As sincerely offered as a penitent's prayer (yet lacking a certain fervor), Margarethe von Trotta's biopic of 12th-century protofeminist Hildegard von Bingen---nun, artist and healer---supplies plenty of starchy, medieval chat. You also get a sense for the life's stifling frocks, bowl haircuts and drafty cloisters, and isn't that fascinating?
But the fiery independence that would antagonize Von Bingen's male superiors is in suspiciously short supply; the movie is dowdied up, just when it should be plunging into rage and color. Writer-director Von Trotta, an icon of the New German Cinema, doesn't have the technical chops for the fireworks you desire, so she settles for wan earnestness.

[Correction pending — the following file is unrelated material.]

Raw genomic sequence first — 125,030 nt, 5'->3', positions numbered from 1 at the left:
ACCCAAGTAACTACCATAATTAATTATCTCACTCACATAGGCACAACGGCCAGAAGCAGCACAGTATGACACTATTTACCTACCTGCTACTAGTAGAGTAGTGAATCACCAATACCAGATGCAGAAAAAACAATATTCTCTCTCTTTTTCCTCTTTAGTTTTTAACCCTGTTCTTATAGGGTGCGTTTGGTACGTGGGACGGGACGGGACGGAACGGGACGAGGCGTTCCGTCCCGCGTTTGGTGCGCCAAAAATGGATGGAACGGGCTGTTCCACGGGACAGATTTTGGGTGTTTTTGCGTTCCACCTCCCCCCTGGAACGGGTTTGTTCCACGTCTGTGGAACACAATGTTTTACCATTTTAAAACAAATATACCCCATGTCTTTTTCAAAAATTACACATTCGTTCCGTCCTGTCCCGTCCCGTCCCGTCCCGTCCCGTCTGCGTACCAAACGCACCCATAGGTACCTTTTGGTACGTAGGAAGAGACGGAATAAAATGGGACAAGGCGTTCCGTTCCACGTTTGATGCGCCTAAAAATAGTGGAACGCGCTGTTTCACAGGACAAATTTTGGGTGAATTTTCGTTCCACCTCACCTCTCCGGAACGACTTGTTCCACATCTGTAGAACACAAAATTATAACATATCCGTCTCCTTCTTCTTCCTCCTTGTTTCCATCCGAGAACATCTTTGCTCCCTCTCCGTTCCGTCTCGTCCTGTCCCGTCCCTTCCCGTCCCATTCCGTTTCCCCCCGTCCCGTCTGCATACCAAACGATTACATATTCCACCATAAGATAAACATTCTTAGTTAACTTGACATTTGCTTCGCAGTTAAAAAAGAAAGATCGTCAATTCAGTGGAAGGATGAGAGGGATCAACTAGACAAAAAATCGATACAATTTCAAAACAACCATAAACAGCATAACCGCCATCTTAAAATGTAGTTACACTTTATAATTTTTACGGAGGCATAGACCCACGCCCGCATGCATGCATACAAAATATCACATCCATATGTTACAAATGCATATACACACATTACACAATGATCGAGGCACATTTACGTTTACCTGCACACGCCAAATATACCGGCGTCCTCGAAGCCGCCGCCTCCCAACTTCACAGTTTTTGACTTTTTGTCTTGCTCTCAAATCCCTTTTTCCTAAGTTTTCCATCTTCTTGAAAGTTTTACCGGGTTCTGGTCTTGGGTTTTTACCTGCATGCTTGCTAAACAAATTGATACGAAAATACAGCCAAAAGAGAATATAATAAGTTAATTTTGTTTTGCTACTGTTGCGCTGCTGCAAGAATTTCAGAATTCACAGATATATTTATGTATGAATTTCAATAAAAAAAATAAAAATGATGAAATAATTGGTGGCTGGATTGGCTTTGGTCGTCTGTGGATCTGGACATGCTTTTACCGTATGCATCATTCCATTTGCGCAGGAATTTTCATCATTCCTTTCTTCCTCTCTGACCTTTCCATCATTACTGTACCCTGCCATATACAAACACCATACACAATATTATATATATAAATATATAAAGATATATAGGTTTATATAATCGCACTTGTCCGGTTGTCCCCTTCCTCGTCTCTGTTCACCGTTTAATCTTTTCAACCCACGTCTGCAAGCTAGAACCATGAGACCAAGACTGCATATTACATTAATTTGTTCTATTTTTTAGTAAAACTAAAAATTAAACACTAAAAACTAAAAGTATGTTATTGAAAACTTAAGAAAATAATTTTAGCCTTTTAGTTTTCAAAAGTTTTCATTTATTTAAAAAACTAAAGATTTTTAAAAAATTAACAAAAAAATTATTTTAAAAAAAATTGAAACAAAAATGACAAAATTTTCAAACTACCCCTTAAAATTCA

It didn't have to be this way. Barbara Sukowa, the tigress of Rainer Werner Fassbinder's Lola (1981) and a frequent Von Trotta lead, easily could have supplied more heat. As Hildegard, she makes you hang on her every eyebrow twitch and chin jut; it's an unnecessarily restrained performance. When her beautiful acolyte and "daughter," Sister Richardis (Herzsprung), decides to fly from under her wing and go to another abbey, you ache for the subtext to finally be voiced. Nope. Black Narcissus (1947), an engorged religious psychodrama, has just received a beautiful DVD transfer; it's the place to start if you really want to see how such stories should be done.